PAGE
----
|Publication number||US4832314 A|
|Application number||US 07/230,391|
|Publication date||May 23, 1989|
|Filing date||Aug 10, 1988|
|Priority date||Aug 17, 1987|
|Also published as||DE3727342A1|
|Publication number||07230391, 230391, US 4832314 A, US 4832314A, US-A-4832314, US4832314 A, US4832314A|
|Inventors||Ulrich R. Trott|
|Original Assignee||Robert Bosch Gmbh|
|Export Citation||BiBTeX, EndNote, RefMan|
|Patent Citations (5), Referenced by (15), Classifications (10), Legal Events (3)|
|External Links: USPTO, USPTO Assignment, Espacenet|
The invention is based on an electromagnetically actuatable fuel injection valve as generically defined hereinafter. A fuel injection valve for fuel injection systems is already known (European Patent Application 0 026 060), in which the armature is in the form of a disk and simultaneously serves as a valve closing element. For radial guidance, the outer jacket face of the armature has rounded portions embodied in the form of a radius referred to the center of the armature. The rounded portions form a first guide face, which cooperates with a second guide face embodied in the bore of a spacer ring. A disadvantage of this known fuel injection valve is that the guidance of the armature takes place over a large circumference, so that there is also a large amount of friction during the armature movement. This causes delays in the armature movement. Furthermore, the production of the radii on the armature jacket face entails a high production cost, because the guidance is intended to function with as little play as possible.
The fuel injection valve according to the invention offers the advantage over the prior art of accurate metering of the fuel quantity injected per opening stroke, because with the low-friction guidance of the armature, the armature can be switched precisely, with little switching hysteresis. Because the armature is guided over a smaller diameter, it can be operated with little radial play, so that the size of the magnetic working gaps remains largely constant.
A particular advantage of the fuel injection valve according to the invention is that the slight radial play of the armature also enables the actuation of the armature via a radially acting magnetic working gap. Armature guidance is advantageously effected on a guide face in the form of a sphere or partial sphere, which either is a component of the armature or is stationary and which enables armature mobility and in particular pivotability without shear force, yet without causing a pendulum motion. In particular, the use of a ball as the guide body permits very good armature guidance, especially since balls can be manufactured highly accurately at a low production cost.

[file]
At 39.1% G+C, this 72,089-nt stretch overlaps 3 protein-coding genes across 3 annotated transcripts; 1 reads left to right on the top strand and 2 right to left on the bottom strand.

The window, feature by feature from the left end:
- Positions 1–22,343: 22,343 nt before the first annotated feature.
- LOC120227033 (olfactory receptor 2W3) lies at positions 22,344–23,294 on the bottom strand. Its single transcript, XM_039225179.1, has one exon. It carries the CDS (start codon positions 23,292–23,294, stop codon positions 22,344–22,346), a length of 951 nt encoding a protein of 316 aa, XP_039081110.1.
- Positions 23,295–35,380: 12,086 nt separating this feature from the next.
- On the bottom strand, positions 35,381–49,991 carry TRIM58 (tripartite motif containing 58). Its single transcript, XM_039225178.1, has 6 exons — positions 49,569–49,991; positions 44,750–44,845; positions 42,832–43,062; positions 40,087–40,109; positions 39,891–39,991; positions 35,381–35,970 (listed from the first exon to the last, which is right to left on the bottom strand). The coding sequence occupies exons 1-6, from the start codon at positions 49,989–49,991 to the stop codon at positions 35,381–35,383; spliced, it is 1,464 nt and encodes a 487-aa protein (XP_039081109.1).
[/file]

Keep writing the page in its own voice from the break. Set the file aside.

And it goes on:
The invention will be better understood and further objects and advantages thereof will become more apparent from the ensuing detailed description of preferred embodiments taken in conjunction with the drawings.
FIG. 1 is a complete cross sectional view of an electromagnetically actuatable fuel injection valve according to the invention; and
FIGS. 2-5 are partial sectional views of further electromagnetically actuatable valves according to the invention.
The fuel injection valves for a fuel injection system shown in the drawing serve particularly to inject fuel into the intake tube of mixture-compressing internal combustion engines having externally supplied ignition.
The fuel injection valve shown in FIG. 1 has a primarily cup-shaped valve housing 1 of ferromagnetic material, the bottom 2 of which receives a ferromagnetic core 4 in a coaxial through bore 3. The core 4 coaxially protrudes through an interior 7 embodied in the cup-shaped valve housing 1 and on its circumferential surface 8 has a magnet coil 12 comprising a coil body 10 and a coil winding 11. The coil body 10 is fixed in its position by means of a fastening pin 13 protruding into the bottom 2 of the valve housing, and electrical connections 15 of the magnet coil 12 protrude through the fastening pin 13 to the outside of the fuel injection valve. The magnet coil 12 is secured with radial spacing inside the interior 7 of the valve housing 1, so that the coil can be flushed with fuel located inside the interior 7. Openings 20, 21, 22 connect the interior 7 to fuel delivery and removal lines, not shown.
Remote from the bottom 2, the valve housing 1 has a step 25, in the form of a plane end face, at which point the interior 7 widens into a receiving bore 27. Resting axially on the step 25 and radially in the receiving bore 27 is a ferromagnetic conducting ring 29 of predetermined thickness, which extends radially inward, and which is adjoined axially by a rotationally symmetrical nozzle body 31 that is likewise surrounded by the receiving bore 27. The housing rim 32 on the face end of the valve housing 1, which partly encompasses the outer region of the nozzle body 31, is achieved by rolling the rim 32 inwardly so that the nozzle body 31 is braced against the conducting ring 29 and the conducting ring is braced against the step 25 of the valve housing 1.